HARARE – Despite the noises around Housing Corporation of Zimbabwe (HCZ)’s Caledonia project, the company had up to four years to deliver the 8 000 residential units wanted by the National Social Security Authority (Nssa), court documents show.
This comes amid relentless attacks on Stephen Duggan’s company that it had no capacity to deliver the houses, and that it had “accessed $9 million” more in inflationary adjustments when the parties’ July 2017 agreement provided for no such cost escalations, and it was just an indication anyway.
“A total of 8 000 housing units were to be constructed and delivered to Nssa in phases… The 2 000 housing units of the first phase, were to be constructed and delivered in 250 housing units per batch. The delivery of the first batch had to occur within 180 days from the commencement date, being the future delivery date of October 1, 2018,” he said in his August 15 founding affidavit backed up by an April 24 letter emphasising that land preparation documents were signed off by the City of Harare (CoH) on March 26 this year and, therefore, the commencement date was April 04. And in an April 26 e-mail, chief property investment officer Kura Chihota confirms the same.
“The full complement… had to be delivered no later than 36 months from commencement date of the works (per clause 12,4 of the contract), which meant that such completion had to be achieved by the future date of April 31, 2021,” Duggan said, adding HCZ was still poised to discharge its mandate given that it had delivered 53 completed units, an additional 114 housing structures, nearly 130 completed foundations and 450 fully serviced stands on site. All sewer, roads and ancillary infrastructure is also in place.
While the parties have been haggling about the technicality of a commencement date of the contract – which gave rise to acting Nssa boss Emmerson Mungwariri’s July 25 letter and also covered in Justice Esther Muremba’s interdict against the state-run institution from enforcing the demand – the private developer strenuously argues that the respective date could only be recognised after the fulfilment of last pre-conditions and payment of $16 million deposit in August last year. This was because the performance bond was delivered on July 28, 2017, which the authority’s point man Chihota confirmed in a July 31 e-mail.
This is what clause four of the off-take agreement says and a January 27 dispatch by Duggan to Chihota, then chief executive Elizabeth Chitiga and Mungwariri says the parties had agreed – two days earlier – that HCZ would deliver 50 units in February 2018, another batch by mid-March, a larger block of 150 housing units by April 10 and a fourth batch of 100 by mid-May.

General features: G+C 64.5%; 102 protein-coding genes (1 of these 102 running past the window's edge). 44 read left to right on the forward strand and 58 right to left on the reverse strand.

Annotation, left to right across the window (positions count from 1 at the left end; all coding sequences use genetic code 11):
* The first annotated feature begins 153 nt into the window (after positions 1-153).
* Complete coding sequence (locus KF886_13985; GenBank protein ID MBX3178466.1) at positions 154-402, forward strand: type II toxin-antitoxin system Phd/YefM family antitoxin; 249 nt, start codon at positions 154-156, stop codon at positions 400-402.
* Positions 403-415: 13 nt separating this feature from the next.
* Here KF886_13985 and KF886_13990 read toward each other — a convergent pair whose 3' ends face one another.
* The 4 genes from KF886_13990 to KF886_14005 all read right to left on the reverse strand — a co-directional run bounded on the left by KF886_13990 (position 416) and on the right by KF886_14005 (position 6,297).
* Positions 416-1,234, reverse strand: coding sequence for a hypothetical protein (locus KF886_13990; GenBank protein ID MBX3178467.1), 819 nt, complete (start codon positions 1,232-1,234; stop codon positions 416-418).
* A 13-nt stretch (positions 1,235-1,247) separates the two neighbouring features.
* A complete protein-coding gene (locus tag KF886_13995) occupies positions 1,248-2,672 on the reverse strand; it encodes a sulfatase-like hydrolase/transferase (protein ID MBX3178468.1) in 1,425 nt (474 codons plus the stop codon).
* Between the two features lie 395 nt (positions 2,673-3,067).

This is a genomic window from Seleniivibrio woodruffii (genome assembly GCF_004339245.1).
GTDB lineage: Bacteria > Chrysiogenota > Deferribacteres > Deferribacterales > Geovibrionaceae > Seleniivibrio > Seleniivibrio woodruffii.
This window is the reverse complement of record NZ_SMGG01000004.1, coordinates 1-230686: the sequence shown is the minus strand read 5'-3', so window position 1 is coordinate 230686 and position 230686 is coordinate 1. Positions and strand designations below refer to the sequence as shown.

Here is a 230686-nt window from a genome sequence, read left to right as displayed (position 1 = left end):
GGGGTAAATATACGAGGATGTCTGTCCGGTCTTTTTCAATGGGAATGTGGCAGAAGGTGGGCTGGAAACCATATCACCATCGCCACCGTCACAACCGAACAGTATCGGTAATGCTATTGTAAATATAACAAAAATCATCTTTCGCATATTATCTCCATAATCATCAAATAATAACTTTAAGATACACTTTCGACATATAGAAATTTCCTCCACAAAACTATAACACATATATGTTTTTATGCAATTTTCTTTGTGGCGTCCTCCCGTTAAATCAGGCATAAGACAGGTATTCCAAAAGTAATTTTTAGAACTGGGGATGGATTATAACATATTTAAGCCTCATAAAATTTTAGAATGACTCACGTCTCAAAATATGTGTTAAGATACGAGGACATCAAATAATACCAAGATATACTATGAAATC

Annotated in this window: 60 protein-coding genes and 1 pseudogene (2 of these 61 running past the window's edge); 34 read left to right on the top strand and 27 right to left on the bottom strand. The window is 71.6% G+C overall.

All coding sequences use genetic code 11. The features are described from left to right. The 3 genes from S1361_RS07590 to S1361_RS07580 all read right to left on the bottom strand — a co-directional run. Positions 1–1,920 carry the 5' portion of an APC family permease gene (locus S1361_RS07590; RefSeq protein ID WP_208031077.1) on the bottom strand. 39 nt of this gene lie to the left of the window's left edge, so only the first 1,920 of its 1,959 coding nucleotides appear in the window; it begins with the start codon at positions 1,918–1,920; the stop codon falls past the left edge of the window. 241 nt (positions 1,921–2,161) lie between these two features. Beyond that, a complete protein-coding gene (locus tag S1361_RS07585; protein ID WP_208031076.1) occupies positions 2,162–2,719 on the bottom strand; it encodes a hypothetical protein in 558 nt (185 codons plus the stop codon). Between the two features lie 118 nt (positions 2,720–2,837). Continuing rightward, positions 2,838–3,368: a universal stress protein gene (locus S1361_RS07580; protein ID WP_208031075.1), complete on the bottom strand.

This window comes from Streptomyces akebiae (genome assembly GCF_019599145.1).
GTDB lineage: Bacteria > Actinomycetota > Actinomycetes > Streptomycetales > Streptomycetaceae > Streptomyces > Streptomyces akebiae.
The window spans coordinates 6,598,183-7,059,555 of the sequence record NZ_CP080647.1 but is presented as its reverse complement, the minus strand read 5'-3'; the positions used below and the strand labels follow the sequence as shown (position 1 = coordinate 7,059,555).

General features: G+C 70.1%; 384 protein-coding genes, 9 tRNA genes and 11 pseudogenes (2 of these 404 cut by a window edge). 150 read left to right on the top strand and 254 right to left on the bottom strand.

A January 22 to-do list by Chihota not only attests to these realistic delivery timelines, quantum and path, but houses would be delivered in batches of 2 000 within the next four years.
However, Nssa – which was supposed to nominate and second a project engineer – reportedly failed to do so, even for the first batch of 53 completed units to have been handed over on March 15 this year. Duggan also emphasised this point to Nssa executives in an April 03 follow-up e-mail.
In fact, the HCZ co-founder further accuses Mungwariri’s institution of sabotaging – by withholding commitments or a support letter – its $3 million working capital facility with ZB Bank Limited, which had been approved in January. And as a follow-up to a Nssa executive team’s April 13 visit to HCZ’s project, project director Johan Swarts even offered a board tour of the site four days later.
While Duggan’s company also stands accused of “accessing $9 million” in excess funds – which was essentially a cost indication of the inflation adjustments – clause 6,5 of the principal contract actually provides for a price escalation “should the country’s inflation rate exceeds five percent… during the course of the project (and) renegotiate the purchase price per housing unit…”
Apart from providing Nssa with detailed bill of quantities from various local and international suppliers, HCZ proved its bonafides by requesting for extra funds after securing written consent – following discussions with Nssa bosses, including Chihota and Mungwariri – and in line with the provisions of the agreement.
This was confirmed by the former’s approval and communication that “parallel exchanges had caused the price to rise to $2 000-plus per unit”. At any rate, the $16 million down-payment which the real estate developer obtained for his $300 million project was far less – in percentage terms – than what the other private developers got at 20 percent-plus.
The developer also timeously communicated to the compulsory pension fund that it had failed to secure $4,2 million in foreign currency from the Reserve Bank of Zimbabwe, which had largely contributed to the cost increases. In addition to that, HCZ also gave a full account of how the initial deposit had been utilised. To further demonstrate its goodwill, the developer even provided for a five percent defect retention figure on the houses.